Security lapses at Lagos airport trigger anxiety in passengers, others
These days, news emanating from Nigeria’s busiest airport, the Murtala Muhammed International Airport, Lagos, is hardly cheery.
Like the days of wharf rats, a phrase used to describe bandits who unleashed hell on importers and exporters at the Apapa Wharf in Lagos, many are beginning to express the fear that the airport is fast sliding into a chaotic condition.
Penultimate Thursday, at about 7.35pm, suspected burglars allegedly attacked an aircraft belonging to Air Peace at the international airport in Lagos as it was about to take off. The attackers reportedly opened the cargo section of the Flight 7138 taxiing for departure on runway 18R (A1) of the airport.
Passengers on board the flight disembarked while the explosive ordinance disposal (EOD) squad, Federal Airport Authority of Nigeria (FAAN), Aviation Security (AVSEC) and the airline’s security team carried out checks.
Concerned Nigerians have expressed worries, calling on the regulatory body to put its house in order to forestall a recurrence. According to them, the aviation sector was too critical and sensitive for criminal activities to be allowed to thrive.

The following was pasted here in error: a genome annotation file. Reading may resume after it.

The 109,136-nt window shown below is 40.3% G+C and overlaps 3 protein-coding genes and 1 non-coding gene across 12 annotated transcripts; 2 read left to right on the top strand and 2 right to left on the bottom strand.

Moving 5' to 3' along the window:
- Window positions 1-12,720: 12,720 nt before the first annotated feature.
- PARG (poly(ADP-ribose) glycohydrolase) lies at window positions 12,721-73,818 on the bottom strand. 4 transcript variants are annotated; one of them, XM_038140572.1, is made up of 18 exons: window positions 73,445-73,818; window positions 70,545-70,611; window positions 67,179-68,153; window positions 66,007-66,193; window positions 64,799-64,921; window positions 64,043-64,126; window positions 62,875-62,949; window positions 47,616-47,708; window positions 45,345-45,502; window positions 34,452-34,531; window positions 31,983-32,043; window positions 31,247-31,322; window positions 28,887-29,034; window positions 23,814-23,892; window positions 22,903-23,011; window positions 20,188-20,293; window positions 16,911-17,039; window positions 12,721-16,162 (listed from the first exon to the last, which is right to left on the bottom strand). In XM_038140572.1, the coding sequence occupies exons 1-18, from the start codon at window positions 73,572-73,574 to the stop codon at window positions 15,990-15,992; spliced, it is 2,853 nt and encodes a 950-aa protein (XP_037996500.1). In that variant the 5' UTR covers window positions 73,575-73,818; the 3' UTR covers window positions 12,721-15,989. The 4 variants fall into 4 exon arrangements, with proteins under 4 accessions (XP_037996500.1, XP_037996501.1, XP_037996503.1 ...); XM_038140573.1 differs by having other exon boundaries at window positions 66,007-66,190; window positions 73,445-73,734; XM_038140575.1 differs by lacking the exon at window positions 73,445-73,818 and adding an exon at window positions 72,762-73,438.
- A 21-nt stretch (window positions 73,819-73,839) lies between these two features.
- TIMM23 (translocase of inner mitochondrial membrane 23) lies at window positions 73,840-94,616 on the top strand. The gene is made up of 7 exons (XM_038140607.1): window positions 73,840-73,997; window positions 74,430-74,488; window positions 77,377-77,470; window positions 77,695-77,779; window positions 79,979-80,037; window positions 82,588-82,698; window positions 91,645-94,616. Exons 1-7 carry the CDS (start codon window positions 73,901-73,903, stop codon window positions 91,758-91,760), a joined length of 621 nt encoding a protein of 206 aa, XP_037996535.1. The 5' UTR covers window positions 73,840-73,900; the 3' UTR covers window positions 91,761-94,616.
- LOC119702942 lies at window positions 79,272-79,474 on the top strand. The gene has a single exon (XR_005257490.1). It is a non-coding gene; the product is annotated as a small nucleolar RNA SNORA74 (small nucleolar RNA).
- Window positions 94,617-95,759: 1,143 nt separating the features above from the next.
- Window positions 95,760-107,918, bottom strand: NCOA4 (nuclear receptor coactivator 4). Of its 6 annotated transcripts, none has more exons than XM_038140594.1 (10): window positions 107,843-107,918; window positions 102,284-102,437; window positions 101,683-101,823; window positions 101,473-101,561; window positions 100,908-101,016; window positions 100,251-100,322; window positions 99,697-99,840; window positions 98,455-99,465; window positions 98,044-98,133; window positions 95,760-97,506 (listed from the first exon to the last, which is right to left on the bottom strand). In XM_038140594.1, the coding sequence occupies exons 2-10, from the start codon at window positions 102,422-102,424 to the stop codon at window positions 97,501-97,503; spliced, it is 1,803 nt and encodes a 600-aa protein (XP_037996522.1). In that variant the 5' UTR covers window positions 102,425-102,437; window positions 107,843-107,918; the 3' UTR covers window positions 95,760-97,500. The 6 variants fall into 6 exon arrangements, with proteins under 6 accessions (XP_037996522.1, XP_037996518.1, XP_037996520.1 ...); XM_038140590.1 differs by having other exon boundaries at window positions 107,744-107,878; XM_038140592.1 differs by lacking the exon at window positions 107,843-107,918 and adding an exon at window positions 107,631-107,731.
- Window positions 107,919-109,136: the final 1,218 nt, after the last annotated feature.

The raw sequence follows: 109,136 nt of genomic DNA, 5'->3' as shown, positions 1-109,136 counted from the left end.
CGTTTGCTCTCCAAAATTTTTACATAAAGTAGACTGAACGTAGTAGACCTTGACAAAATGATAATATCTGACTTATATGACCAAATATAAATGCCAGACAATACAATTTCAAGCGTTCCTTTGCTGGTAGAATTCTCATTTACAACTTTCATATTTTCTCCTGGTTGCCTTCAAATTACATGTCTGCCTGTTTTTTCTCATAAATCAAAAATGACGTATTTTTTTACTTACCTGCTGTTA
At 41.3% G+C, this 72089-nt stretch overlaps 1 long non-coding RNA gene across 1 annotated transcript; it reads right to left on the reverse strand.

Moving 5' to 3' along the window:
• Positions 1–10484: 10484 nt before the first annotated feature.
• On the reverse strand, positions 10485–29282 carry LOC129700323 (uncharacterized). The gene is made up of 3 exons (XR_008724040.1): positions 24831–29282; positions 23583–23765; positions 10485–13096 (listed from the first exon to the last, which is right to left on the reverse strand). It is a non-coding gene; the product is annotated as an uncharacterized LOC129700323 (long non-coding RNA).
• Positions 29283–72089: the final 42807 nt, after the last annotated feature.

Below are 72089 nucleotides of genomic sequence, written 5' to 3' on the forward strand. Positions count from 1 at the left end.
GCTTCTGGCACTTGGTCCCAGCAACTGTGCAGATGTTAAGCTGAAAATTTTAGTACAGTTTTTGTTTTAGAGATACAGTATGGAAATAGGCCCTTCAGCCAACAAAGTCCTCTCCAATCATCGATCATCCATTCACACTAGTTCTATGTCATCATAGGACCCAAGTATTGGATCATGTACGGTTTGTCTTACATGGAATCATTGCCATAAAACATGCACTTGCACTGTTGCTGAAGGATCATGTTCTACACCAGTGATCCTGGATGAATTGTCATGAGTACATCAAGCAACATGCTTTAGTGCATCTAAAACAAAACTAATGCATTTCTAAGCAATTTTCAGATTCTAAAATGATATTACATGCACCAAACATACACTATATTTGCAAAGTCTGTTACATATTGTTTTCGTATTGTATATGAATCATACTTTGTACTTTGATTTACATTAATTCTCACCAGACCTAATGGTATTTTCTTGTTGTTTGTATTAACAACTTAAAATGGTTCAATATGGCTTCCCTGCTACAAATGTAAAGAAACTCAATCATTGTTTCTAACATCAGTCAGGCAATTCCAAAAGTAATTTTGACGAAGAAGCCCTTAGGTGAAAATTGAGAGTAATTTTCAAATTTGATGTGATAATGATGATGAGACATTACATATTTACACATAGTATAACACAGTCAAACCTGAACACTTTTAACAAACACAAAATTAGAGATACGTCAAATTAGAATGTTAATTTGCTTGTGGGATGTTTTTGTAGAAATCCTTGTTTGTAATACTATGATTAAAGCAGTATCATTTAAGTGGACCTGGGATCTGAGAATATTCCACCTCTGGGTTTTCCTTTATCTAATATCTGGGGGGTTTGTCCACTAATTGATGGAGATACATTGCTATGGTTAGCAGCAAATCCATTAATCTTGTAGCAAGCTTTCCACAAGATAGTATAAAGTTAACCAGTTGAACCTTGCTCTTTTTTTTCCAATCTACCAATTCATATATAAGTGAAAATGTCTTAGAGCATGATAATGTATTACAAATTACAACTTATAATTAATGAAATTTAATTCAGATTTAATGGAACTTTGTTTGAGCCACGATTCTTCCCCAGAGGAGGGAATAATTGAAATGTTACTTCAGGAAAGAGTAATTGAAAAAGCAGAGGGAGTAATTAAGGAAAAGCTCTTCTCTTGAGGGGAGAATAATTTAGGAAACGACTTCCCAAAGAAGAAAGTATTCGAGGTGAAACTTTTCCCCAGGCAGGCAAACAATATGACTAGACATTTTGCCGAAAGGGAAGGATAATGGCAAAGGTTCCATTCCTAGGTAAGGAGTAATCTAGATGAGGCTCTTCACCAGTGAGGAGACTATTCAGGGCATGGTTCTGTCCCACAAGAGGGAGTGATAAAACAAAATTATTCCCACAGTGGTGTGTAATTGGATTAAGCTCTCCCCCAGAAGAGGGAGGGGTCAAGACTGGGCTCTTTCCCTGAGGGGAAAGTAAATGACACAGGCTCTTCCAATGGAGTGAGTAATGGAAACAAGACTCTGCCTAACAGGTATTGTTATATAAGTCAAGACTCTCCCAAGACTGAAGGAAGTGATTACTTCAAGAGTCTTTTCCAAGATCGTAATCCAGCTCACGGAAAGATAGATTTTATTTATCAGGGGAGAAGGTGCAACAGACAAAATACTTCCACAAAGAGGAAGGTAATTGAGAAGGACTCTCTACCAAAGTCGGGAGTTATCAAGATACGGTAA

A security expert, who specialises in transportation safety, Oke Michael Adebisi, reminded airline operators of the stowaway boy who flew from Benin, Edo State, to Lagos five years ago. He said it was a security lapse that allowed the ugly incident to happen. Adebisi tasked airline managers to always take all necessary measures to ensure the safety of passengers, crew and equipment.
“Security of life and property onboard should not be negotiable. We as a nation fail to learn from past mistakes. This is not the first time such an incident is happening. I expect the various safety and regulatory agencies to thoroughly evaluate all the allegations and come out with a report. Passengers need to be assured that they could fly with maximum security guaranteed,” Adebisi said.
On Saturday, August 24, 2013, 13-year-old Daniel Ohikhena, from Owan area of Edo State, stowed from Benin Airport to Lagos in the wheel well of Arik flight W3 544. When the flight landed at the Lagos airport, security agents and passengers aboard the flight were dazed to see the boy creeping out of one of the wheels of the aircraft.
Daniel told journalists that he thought the flight was going to the United States of America, as he was desperate and ready to take the risk to travel outside Nigeria.
The Air Peace incident prompted a prolonged security check on the aircraft, even as it has been causing ripples in many quarters.
This occurred just as many people were still trying to come to terms with how the door of an aircraft belonging to Dana Air fell off while taxiing at the Nnamdi Azikiwe International Airport, Abuja.